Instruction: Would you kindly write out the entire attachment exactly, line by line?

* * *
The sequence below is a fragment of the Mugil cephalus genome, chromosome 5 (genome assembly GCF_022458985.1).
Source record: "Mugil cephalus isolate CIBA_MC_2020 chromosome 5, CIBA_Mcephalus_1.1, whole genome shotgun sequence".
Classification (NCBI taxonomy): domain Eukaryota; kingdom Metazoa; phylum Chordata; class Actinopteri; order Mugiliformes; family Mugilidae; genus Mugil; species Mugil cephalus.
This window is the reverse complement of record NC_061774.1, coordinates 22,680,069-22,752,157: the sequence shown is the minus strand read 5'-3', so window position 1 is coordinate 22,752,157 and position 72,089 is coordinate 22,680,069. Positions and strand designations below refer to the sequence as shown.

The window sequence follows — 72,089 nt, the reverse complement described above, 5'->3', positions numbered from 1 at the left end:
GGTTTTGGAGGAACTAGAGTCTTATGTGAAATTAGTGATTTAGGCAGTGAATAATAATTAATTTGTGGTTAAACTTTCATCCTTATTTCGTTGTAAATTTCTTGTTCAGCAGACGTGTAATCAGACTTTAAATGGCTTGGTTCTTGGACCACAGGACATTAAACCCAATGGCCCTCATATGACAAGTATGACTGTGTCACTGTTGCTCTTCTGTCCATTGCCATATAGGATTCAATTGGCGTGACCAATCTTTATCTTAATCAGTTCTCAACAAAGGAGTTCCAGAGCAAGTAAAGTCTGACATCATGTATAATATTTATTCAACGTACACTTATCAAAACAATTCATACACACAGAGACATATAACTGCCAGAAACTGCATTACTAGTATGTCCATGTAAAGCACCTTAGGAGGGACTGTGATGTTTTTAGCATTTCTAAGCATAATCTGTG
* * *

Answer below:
The sequence below is a fragment of the Mugil cephalus genome, chromosome 5 (genome assembly GCF_022458985.1).
Source record: "Mugil cephalus isolate CIBA_MC_2020 chromosome 5, CIBA_Mcephalus_1.1, whole genome shotgun sequence".
Classification (NCBI taxonomy): domain Eukaryota; kingdom Metazoa; phylum Chordata; class Actinopteri; order Mugiliformes; family Mugilidae; genus Mugil; species Mugil cephalus.
This window is the reverse complement of record NC_061774.1, coordinates 22,680,069-22,752,157: the sequence shown is the minus strand read 5'-3', so window position 1 is coordinate 22,752,157 and position 72,089 is coordinate 22,680,069. Positions and strand designations below refer to the sequence as shown.

The window sequence follows — 72,089 nt, the reverse complement described above, 5'->3', positions numbered from 1 at the left end:
GGTTTTGGAGGAACTAGAGTCTTATGTGAAATTAGTGATTTAGGCAGTGAATAATAATTAATTTGTGGTTAAACTTTCATCCTTATTTCGTTGTAAATTTCTTGTTCAGCAGACGTGTAATCAGACTTTAAATGGCTTGGTTCTTGGACCACAGGACATTAAACCCAATGGCCCTCATATGACAAGTATGACTGTGTCACTGTTGCTCTTCTGTCCATTGCCATATAGGATTCAATTGGCGTGACCAATCTTTATCTTAATCAGTTCTCAACAAAGGAGTTCCAGAGCAAGTAAAGTCTGACATCATGTATAATATTTATTCAACGTACACTTATCAAAACAATTCATACACACAGAGACATATAACTGCCAGAAACTGCATTACTAGTATGTCCATGTAAAGCACCTTAGGAGGGACTGTGATGTTTTTAGCATTTCTAAGCATAATCTGTG